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Capriotti’s Sandwich Shop in Sioux Falls, SD with David Bloom

Episode #: 038
Capriotti’s Sandwich Shop in Sioux Falls, SD with David Bloom

Guest: David Bloom
Topics: Capriotti’s Sandwich Shop, restaurant industry


Chris Ressa 0:02
This is retail retold the story of how that store ended up in your neighborhood. I’m your host, Chris Ressa. And I invite you to join my conversation with some of the retail industry’s biggest influencers. This podcast is brought to you by DLC management. I’d like to thank one of our sponsors, retail openings and In today’s dynamic retail landscape, tracking openings and closings before they take place has never been more important. Having this intelligence is an undeniable competitive advantage, retail openings and also known as Rock Tracks, future openings and future closings, comprehensive accurate and reliable the rock is your crystal ball and the key to making well informed decisions with confidence in today’s evolving retail climate.

I suppose

so, David, why don’t you tell us a little bit about who you are your your kind of career trajectory and what Capriati is doing these days.

David Bloom 1:34
You know, just without given all the boring details. I grew up in the restaurant business in New York and attended hotel restaurants grow out of Vegas and then went to work for Norman Brinker, who sort of invented the National Restaurant seems taken out Bennigan’s, I was a young kid and got to run my own restaurants all over the country for a number of years and really learn how to run a business from a professional standpoint. And then got into the hotel side and food and beverage for about 10 years working for a company out of London called Arranque organization. So I got to do some real got to do my own concepts. But years and years ago got involved as a franchisee you really got a chance with Quiznos to grow a brand from a very small, you know, Denver based brand, at 18 sub restaurants, became part of the leadership team there and was one of the largest franchisees and left the brand when it was sold to JPMorgan. We were at 5000 restaurants in 20 countries when I left so really learned how to grow a brand at scale, and then have had the opportunity to do that. A number of other times have worked in about 33 countries today growing brands. Today, I’m the Chief Development and operating officer for CAP realities, we are based in Vegas, we’ve got about 100 Change restaurants open. We’ve got another 200 restaurants and the development pipeline today. So we’re obviously on that, you know, accelerated growth curve that brands go go through, hopefully, brands like to go through. So yeah, this is a really fun time. And even though this is a weird time, we’re continuing on that trajectory. So that’s a little background.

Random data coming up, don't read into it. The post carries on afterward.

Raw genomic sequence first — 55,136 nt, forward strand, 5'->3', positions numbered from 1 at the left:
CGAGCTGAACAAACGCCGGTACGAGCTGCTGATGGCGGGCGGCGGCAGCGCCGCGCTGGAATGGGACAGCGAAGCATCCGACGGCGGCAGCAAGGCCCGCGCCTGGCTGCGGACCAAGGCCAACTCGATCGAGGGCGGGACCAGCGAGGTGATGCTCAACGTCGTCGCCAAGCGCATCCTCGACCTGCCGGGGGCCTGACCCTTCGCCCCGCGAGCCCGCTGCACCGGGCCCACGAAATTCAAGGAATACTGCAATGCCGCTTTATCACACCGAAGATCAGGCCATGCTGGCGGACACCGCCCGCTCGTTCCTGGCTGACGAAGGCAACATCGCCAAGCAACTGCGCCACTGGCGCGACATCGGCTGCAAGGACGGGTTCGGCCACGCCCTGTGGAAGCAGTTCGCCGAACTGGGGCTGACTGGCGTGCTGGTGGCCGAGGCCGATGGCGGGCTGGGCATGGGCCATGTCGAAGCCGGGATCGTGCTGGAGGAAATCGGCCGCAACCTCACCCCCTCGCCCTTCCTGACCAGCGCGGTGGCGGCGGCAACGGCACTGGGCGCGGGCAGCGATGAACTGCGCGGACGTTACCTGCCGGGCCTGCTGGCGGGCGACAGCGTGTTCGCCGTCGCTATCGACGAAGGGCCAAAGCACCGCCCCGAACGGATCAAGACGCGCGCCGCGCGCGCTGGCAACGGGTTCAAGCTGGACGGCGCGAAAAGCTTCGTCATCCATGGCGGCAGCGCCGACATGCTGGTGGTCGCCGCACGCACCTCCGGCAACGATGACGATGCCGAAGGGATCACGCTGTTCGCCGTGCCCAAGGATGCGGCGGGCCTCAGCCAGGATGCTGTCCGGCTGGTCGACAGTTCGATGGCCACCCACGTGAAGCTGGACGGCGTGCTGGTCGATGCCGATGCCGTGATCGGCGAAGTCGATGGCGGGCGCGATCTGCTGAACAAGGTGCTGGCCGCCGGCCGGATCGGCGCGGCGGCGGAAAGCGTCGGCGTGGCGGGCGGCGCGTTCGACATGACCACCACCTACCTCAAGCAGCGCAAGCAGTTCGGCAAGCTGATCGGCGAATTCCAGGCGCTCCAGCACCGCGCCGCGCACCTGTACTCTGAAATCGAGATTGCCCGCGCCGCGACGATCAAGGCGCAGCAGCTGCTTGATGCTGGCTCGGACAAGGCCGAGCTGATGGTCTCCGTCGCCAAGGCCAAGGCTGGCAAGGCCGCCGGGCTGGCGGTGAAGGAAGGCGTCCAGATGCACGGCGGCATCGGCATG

Ressa 3:25
So for those who don’t know, you know what is Capriati these

Bloom 3:32
Capriati started as an Italian Valley and the Little Italy section of Delaware. What sets us apart is really we were one of the largest buyers of butter butthole butterball turkeys in the world. We roast all butterball turkeys, in our restaurants every single night. butterball raises a lot of turkeys for us called a Capriati, super calm. We’re roasting our own roast beef, we roll our own meatballs, we’re making our stuffing or we’re making everything else. So sort of a high end sub sandwich concept. We were named the bobby our turkey sub Thanksgiving sandwiches named greatest sandwich in America, we win, you know, best sandwich whether it’s our cheese steaks or Capistrano, or a Bobby we win best sandwich. In virtually every city we go to, we tend to have much higher averaging advice, I’d say, you know, a normal sub shop, our average is well north of 750 where the top 25% of the brand being at about a million to so high end, you know, high volume sub sandwich.

Ressa 4:38
Wow. And so, and how big are these shops?

Bloom 4:47
You know, it’s interesting, I’ll tell tell us, you know, we started out as relatively small footprints, probably for the Cabri IDs, by the way, has been around for 40 years. So we just started going national a few years ago. If you go back and look at the early vintages, the shops were very small, almost no seating whatsoever almost all carry out and to go. I don’t know over the years the shops like a lot of brands got larger and larger and they peaked at about 2000 square feet. But about two or three years ago, we started shrinking that footprint. So today, you know, on average, we’re about 14 1500 square feet.

Ressa 5:22
Got it and and what type of real estate are you guys freestanding buildings in shopping centers in downtown’s, what do you what? Where do you guys Excel?

Bloom 5:33